4. Two prominent sources on dependency grammar are Tesnière (1959) and Ágel (2003/6).
  5. See Mel'čuk (2003: 221) and Starosta (2003: 278) for dependency grammar analyses of topicalization similar to the ones shown here.
  6. Concerning the rejection of a finite VP constituent in dependency grammar, see Tesnière (1959:16ff.).
  7. See Groß and Osborne (2009:64-66) for such an analysis.
  8. See for instance Grewendorf (1988:66ff.), Ouhalla (1998: 136f.), Radford (2004: 123ff).
  9. See for instance the account of functional uncertainty in Lexical Functional Grammar (Bresnan 2001:64-69).
  10. See Osborne et al. (2013) concerning catenae.

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In linguistics, a discontinuity occurs when a given word or phrase is separated from another word or phrase that it modifies in such a manner that a direct connection cannot be established between the two without incurring crossing lines in the tree structure. The terminology that is employed to denote discontinuities varies depending on the theory of syntax at hand. The terms discontinuous constituent, displacement, long distance dependency, unbounded dependency, and projectivity violation are largely synonymous with the term discontinuity. There are various types of discontinuities, the most prominent and widely studied of these being topicalization, wh-fronting, scrambling, and extraposition.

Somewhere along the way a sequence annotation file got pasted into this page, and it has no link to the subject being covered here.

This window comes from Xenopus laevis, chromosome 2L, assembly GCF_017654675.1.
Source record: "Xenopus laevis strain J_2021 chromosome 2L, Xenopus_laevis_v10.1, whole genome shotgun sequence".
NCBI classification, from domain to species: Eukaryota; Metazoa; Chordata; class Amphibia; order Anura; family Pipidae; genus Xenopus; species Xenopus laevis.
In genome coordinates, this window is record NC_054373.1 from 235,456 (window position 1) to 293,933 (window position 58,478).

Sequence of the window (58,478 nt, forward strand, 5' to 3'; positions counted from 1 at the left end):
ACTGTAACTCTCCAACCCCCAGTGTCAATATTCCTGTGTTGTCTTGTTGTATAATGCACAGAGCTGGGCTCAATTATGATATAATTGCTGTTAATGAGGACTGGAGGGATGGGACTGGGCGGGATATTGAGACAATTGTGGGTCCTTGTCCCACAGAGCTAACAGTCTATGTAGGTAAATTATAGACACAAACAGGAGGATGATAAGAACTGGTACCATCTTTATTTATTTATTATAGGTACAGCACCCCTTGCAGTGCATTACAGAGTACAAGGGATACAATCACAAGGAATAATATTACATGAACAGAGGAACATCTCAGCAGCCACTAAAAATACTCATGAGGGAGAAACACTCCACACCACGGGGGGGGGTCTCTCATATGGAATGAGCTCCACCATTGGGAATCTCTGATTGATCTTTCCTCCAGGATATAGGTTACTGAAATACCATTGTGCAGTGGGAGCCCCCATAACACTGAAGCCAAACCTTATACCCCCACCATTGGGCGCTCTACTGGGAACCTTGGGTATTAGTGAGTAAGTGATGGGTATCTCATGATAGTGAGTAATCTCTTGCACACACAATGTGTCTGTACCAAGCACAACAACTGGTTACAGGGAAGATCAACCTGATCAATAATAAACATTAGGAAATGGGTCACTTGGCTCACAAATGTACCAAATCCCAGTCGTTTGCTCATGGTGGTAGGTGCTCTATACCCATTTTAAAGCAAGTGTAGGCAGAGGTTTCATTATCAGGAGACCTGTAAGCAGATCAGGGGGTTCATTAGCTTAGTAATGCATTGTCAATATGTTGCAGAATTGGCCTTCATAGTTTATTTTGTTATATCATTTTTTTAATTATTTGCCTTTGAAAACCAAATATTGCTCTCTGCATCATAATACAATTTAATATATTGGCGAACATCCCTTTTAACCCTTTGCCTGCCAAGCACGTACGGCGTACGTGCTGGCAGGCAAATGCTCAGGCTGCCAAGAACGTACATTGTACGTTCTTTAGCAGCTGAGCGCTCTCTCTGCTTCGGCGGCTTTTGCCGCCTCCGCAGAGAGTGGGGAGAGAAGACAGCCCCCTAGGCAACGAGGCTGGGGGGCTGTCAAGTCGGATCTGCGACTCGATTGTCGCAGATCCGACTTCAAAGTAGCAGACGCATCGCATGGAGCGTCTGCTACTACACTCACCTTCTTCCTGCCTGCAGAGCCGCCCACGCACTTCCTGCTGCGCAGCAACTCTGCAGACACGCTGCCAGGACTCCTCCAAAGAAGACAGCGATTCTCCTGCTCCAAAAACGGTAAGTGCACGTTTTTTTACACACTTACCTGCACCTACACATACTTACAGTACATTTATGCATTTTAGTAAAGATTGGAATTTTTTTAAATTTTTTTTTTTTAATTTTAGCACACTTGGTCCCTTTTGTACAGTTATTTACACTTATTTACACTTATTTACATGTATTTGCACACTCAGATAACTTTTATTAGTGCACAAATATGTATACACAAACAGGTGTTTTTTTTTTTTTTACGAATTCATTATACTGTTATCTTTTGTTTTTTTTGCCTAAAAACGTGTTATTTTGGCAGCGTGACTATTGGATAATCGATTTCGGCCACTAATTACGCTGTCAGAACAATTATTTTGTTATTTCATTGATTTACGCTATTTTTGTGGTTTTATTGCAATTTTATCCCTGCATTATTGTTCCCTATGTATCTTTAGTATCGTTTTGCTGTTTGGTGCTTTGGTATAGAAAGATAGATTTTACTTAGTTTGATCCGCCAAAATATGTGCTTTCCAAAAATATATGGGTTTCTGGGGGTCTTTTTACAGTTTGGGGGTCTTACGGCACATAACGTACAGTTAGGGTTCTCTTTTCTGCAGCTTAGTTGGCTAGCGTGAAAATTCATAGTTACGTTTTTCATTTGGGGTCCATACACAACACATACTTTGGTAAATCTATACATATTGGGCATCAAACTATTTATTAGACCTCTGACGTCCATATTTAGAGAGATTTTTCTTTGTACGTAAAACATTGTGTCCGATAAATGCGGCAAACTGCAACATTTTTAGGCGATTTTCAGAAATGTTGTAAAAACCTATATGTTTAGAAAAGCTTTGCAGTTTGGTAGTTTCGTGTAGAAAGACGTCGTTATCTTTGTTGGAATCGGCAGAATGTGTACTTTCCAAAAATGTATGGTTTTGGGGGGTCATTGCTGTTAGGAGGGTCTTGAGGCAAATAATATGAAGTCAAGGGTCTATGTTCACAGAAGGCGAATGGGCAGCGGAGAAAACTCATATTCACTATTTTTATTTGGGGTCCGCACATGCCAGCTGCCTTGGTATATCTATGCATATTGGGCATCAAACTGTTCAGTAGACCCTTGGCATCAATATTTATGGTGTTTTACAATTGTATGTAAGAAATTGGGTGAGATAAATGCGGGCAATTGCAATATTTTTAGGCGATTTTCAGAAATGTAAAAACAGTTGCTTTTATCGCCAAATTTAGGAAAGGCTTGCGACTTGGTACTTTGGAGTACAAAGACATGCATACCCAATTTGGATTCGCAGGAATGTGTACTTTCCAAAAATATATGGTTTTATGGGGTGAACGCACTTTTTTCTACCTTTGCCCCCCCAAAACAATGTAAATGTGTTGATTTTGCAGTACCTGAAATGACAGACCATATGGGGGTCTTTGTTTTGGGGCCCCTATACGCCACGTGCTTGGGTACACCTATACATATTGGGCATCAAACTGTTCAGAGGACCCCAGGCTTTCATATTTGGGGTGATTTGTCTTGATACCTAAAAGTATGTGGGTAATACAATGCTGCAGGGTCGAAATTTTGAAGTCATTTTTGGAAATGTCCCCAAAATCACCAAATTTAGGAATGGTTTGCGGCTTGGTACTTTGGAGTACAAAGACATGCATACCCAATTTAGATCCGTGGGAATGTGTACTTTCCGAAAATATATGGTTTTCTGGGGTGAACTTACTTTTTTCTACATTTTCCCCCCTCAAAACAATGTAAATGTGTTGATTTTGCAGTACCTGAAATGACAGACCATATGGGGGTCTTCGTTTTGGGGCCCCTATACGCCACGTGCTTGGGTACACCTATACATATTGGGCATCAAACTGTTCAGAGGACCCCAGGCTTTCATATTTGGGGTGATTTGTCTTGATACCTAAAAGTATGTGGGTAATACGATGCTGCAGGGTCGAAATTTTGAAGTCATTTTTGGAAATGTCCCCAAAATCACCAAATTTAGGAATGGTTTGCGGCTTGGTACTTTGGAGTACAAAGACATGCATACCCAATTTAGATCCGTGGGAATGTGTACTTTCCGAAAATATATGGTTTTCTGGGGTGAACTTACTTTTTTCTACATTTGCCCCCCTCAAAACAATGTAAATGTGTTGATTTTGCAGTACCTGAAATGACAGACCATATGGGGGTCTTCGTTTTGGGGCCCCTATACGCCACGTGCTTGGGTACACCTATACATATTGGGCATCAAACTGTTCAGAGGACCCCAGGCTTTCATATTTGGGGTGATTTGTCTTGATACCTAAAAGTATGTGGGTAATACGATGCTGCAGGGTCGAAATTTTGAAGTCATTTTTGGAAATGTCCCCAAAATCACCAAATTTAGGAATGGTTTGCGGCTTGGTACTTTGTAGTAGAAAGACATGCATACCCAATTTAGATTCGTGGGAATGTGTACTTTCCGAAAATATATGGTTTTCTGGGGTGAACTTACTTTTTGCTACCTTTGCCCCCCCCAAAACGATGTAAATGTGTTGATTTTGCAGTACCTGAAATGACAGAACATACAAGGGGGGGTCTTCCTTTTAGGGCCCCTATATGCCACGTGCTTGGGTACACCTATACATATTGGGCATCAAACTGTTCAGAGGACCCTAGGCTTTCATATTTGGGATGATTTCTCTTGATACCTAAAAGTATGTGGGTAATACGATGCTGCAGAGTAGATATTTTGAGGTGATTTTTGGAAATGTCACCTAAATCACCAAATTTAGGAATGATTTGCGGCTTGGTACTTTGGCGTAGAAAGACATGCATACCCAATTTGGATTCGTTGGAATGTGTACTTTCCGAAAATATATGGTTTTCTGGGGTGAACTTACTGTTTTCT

Extraposition is a mechanism of syntax that alters word order in such a manner that a relatively "heavy" constituent appears to the right of its canonical position. Extraposing a constituent results in a discontinuity and in this regard, it is unlike shifting, which does not generate a discontinuity. The extraposed constituent is separated from its governor by one or more words that dominate its governor. Two types of extraposition are acknowledged in theoretical syntax: standard cases where extraposition is optional and it-extraposition where extraposition is obligatory. Extraposition is motivated in part by a desire to reduce center embedding by increasing right-branching and thus easing processing, center-embedded structures being more difficult to process. Extraposition occurs frequently in English and related languages.

Subject–verb inversion in English is a type of inversion where the subject and verb switch their canonical order of appearance so that the subject follows the verb(s), e.g. A lamp stood beside the bedBeside the bed stood a lamp. Subject–verb inversion is distinct from subject–auxiliary inversion because the verb involved is not an auxiliary verb.

References